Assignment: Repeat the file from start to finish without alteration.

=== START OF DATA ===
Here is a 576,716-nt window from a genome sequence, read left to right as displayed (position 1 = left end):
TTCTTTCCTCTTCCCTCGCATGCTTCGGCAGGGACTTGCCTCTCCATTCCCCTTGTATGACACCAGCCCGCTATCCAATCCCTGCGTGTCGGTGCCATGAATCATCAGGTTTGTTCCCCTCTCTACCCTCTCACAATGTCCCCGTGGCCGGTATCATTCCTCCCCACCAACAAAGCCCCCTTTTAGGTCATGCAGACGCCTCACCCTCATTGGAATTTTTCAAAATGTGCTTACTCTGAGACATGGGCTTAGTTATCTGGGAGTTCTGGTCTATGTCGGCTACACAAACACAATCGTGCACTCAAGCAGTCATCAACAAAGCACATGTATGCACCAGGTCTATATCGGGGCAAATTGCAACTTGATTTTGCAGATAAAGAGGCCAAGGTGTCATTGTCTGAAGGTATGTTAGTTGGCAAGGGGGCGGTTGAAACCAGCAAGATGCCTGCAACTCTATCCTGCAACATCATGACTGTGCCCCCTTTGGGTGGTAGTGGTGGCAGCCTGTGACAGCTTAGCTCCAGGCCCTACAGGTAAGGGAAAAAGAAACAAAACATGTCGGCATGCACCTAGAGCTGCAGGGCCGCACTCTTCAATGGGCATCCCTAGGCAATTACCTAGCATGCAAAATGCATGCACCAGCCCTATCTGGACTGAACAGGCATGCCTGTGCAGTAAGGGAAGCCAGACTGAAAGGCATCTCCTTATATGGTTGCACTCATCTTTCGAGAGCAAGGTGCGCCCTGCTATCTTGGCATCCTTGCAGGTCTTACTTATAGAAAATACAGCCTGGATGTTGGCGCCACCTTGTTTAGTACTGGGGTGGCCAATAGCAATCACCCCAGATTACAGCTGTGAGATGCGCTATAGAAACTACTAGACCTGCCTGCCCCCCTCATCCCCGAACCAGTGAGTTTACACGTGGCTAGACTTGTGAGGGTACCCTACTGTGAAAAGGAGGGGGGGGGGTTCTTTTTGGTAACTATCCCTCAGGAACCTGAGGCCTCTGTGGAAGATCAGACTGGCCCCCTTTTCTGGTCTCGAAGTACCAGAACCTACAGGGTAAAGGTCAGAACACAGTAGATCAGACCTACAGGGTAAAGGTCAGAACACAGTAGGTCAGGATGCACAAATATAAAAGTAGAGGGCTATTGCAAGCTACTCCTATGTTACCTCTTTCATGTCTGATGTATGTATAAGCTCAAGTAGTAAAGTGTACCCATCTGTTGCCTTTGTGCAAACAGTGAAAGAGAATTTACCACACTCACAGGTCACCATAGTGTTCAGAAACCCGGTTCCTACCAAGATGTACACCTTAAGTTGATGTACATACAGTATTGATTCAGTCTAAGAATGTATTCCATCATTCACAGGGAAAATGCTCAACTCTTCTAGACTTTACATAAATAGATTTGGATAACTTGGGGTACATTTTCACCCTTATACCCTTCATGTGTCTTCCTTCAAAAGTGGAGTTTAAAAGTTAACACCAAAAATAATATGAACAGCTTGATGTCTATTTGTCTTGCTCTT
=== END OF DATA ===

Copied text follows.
Here is a 576,716-nt window from a genome sequence, read left to right as displayed (position 1 = left end):
TTCTTTCCTCTTCCCTCGCATGCTTCGGCAGGGACTTGCCTCTCCATTCCCCTTGTATGACACCAGCCCGCTATCCAATCCCTGCGTGTCGGTGCCATGAATCATCAGGTTTGTTCCCCTCTCTACCCTCTCACAATGTCCCCGTGGCCGGTATCATTCCTCCCCACCAACAAAGCCCCCTTTTAGGTCATGCAGACGCCTCACCCTCATTGGAATTTTTCAAAATGTGCTTACTCTGAGACATGGGCTTAGTTATCTGGGAGTTCTGGTCTATGTCGGCTACACAAACACAATCGTGCACTCAAGCAGTCATCAACAAAGCACATGTATGCACCAGGTCTATATCGGGGCAAATTGCAACTTGATTTTGCAGATAAAGAGGCCAAGGTGTCATTGTCTGAAGGTATGTTAGTTGGCAAGGGGGCGGTTGAAACCAGCAAGATGCCTGCAACTCTATCCTGCAACATCATGACTGTGCCCCCTTTGGGTGGTAGTGGTGGCAGCCTGTGACAGCTTAGCTCCAGGCCCTACAGGTAAGGGAAAAAGAAACAAAACATGTCGGCATGCACCTAGAGCTGCAGGGCCGCACTCTTCAATGGGCATCCCTAGGCAATTACCTAGCATGCAAAATGCATGCACCAGCCCTATCTGGACTGAACAGGCATGCCTGTGCAGTAAGGGAAGCCAGACTGAAAGGCATCTCCTTATATGGTTGCACTCATCTTTCGAGAGCAAGGTGCGCCCTGCTATCTTGGCATCCTTGCAGGTCTTACTTATAGAAAATACAGCCTGGATGTTGGCGCCACCTTGTTTAGTACTGGGGTGGCCAATAGCAATCACCCCAGATTACAGCTGTGAGATGCGCTATAGAAACTACTAGACCTGCCTGCCCCCCTCATCCCCGAACCAGTGAGTTTACACGTGGCTAGACTTGTGAGGGTACCCTACTGTGAAAAGGAGGGGGGGGGGTTCTTTTTGGTAACTATCCCTCAGGAACCTGAGGCCTCTGTGGAAGATCAGACTGGCCCCCTTTTCTGGTCTCGAAGTACCAGAACCTACAGGGTAAAGGTCAGAACACAGTAGATCAGACCTACAGGGTAAAGGTCAGAACACAGTAGGTCAGGATGCACAAATATAAAAGTAGAGGGCTATTGCAAGCTACTCCTATGTTACCTCTTTCATGTCTGATGTATGTATAAGCTCAAGTAGTAAAGTGTACCCATCTGTTGCCTTTGTGCAAACAGTGAAAGAGAATTTACCACACTCACAGGTCACCATAGTGTTCAGAAACCCGGTTCCTACCAAGATGTACACCTTAAGTTGATGTACATACAGTATTGATTCAGTCTAAGAATGTATTCCATCATTCACAGGGAAAATGCTCAACTCTTCTAGACTTTACATAAATAGATTTGGATAACTTGGGGTACATTTTCACCCTTATACCCTTCATGTGTCTTCCTTCAAAAGTGGAGTTTAAAAGTTAACACCAAAAATAATATGAACAGCTTGATGTCTATTTGTCTTGCTCTT